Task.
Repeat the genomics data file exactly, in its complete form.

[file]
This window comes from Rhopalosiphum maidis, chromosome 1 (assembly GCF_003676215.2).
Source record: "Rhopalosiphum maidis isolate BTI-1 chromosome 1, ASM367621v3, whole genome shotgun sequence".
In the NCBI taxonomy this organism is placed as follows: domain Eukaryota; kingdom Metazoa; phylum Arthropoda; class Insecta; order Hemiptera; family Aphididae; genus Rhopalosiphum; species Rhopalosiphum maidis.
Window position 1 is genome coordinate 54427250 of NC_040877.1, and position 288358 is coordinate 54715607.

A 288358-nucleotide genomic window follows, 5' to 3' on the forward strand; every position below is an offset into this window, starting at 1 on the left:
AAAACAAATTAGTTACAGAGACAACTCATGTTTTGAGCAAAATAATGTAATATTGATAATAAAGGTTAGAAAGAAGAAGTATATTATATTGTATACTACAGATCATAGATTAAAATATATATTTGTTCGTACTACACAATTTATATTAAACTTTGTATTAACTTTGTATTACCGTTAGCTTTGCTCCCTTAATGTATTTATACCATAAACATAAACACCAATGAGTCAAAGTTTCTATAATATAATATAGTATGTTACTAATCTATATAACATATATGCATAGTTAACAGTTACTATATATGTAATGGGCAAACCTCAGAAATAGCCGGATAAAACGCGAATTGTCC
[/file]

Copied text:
This window comes from Rhopalosiphum maidis, chromosome 1 (assembly GCF_003676215.2).
Source record: "Rhopalosiphum maidis isolate BTI-1 chromosome 1, ASM367621v3, whole genome shotgun sequence".
In the NCBI taxonomy this organism is placed as follows: domain Eukaryota; kingdom Metazoa; phylum Arthropoda; class Insecta; order Hemiptera; family Aphididae; genus Rhopalosiphum; species Rhopalosiphum maidis.
Window position 1 is genome coordinate 54427250 of NC_040877.1, and position 288358 is coordinate 54715607.

A 288358-nucleotide genomic window follows, 5' to 3' on the forward strand; every position below is an offset into this window, starting at 1 on the left:
AAAACAAATTAGTTACAGAGACAACTCATGTTTTGAGCAAAATAATGTAATATTGATAATAAAGGTTAGAAAGAAGAAGTATATTATATTGTATACTACAGATCATAGATTAAAATATATATTTGTTCGTACTACACAATTTATATTAAACTTTGTATTAACTTTGTATTACCGTTAGCTTTGCTCCCTTAATGTATTTATACCATAAACATAAACACCAATGAGTCAAAGTTTCTATAATATAATATAGTATGTTACTAATCTATATAACATATATGCATAGTTAACAGTTACTATATATGTAATGGGCAAACCTCAGAAATAGCCGGATAAAACGCGAATTGTCC